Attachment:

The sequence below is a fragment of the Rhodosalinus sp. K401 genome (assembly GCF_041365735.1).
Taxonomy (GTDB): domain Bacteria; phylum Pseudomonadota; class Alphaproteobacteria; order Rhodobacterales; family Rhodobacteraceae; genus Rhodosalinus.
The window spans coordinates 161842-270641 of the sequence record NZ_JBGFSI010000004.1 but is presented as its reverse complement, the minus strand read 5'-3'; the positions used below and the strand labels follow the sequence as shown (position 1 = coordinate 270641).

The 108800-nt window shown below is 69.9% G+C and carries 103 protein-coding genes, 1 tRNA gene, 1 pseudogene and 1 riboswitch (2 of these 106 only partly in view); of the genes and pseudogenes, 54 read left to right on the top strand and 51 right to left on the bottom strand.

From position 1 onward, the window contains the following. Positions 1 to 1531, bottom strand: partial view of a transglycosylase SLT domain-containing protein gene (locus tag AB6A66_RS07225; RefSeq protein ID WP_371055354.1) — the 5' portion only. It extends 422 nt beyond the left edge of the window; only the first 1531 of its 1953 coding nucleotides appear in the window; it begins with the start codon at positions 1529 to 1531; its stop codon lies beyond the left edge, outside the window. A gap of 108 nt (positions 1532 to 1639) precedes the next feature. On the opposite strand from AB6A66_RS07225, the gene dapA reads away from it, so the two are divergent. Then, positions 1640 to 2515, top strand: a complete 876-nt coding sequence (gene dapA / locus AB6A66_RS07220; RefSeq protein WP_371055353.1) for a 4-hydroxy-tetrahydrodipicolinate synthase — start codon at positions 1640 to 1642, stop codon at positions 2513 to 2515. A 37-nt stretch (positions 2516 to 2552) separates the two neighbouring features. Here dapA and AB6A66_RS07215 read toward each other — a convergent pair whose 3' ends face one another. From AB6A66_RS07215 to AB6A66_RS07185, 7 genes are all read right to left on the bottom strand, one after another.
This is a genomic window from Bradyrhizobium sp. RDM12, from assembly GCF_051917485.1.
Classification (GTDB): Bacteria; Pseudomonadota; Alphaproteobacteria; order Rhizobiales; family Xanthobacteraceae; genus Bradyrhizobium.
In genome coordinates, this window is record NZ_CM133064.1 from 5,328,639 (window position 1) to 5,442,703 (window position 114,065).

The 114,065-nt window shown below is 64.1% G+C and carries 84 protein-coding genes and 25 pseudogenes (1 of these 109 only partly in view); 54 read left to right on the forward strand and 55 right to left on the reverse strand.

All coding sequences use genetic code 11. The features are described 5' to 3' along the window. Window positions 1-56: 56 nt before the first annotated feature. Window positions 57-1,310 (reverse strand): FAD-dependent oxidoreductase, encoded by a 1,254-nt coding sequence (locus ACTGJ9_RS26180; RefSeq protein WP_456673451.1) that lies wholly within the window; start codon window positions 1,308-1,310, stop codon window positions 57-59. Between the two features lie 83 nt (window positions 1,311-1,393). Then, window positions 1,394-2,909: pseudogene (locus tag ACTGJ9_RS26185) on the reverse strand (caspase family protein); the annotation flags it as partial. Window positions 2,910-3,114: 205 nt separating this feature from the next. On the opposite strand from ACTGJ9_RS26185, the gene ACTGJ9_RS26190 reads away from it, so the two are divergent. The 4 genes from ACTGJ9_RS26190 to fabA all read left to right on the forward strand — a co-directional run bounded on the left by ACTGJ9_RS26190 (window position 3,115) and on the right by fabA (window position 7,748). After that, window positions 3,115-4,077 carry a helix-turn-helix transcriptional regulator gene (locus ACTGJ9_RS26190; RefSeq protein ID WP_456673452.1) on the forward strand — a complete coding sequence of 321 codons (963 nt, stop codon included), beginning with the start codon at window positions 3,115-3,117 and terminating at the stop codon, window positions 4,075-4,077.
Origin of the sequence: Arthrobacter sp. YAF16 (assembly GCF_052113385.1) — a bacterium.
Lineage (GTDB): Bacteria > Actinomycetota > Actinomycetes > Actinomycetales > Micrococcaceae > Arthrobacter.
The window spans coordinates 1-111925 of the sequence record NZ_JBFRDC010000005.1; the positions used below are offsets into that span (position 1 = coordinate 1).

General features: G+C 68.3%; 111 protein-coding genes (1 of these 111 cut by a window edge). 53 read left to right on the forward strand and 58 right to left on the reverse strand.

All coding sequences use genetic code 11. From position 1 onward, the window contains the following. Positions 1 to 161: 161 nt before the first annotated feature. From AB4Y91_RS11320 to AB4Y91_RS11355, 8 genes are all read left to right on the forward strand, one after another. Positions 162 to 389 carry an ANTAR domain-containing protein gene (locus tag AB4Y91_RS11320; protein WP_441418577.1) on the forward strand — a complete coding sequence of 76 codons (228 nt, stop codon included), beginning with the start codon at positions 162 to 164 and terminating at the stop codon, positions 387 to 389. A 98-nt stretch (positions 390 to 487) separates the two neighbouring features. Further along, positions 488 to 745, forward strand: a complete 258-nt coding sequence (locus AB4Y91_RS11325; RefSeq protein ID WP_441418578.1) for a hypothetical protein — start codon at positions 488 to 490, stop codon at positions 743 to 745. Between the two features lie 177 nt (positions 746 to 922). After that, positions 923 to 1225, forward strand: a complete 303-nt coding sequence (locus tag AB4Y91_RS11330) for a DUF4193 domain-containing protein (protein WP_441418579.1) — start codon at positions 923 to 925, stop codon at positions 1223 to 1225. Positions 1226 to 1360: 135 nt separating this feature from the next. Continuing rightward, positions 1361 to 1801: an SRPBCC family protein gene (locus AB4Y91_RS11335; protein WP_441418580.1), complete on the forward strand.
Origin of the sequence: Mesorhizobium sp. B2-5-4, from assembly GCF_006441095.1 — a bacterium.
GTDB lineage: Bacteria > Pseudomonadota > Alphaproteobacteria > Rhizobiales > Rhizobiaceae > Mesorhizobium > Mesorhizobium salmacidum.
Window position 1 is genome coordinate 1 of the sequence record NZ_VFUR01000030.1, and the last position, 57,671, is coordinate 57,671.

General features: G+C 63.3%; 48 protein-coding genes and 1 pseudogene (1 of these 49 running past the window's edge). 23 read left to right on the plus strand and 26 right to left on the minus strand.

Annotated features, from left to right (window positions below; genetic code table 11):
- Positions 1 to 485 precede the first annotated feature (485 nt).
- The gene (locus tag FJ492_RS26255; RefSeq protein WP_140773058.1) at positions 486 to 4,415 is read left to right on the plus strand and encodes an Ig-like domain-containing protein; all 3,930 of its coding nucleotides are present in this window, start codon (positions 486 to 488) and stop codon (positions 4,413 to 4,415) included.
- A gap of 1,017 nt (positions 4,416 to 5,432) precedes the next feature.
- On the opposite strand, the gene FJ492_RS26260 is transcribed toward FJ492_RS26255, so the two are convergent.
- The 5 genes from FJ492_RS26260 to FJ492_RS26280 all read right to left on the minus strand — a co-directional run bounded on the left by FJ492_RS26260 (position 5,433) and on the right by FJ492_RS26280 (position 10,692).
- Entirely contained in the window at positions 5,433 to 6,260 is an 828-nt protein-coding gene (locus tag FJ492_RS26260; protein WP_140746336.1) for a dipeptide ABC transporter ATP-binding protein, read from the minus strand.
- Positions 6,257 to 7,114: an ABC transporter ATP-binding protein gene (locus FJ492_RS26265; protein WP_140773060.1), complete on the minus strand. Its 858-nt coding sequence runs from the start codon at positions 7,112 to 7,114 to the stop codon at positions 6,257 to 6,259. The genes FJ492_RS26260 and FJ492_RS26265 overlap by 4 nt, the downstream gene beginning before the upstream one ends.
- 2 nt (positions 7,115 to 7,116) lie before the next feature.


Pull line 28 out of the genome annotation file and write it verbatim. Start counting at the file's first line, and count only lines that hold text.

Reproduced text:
- 2 nt (positions 7,115 to 7,116) lie before the next feature.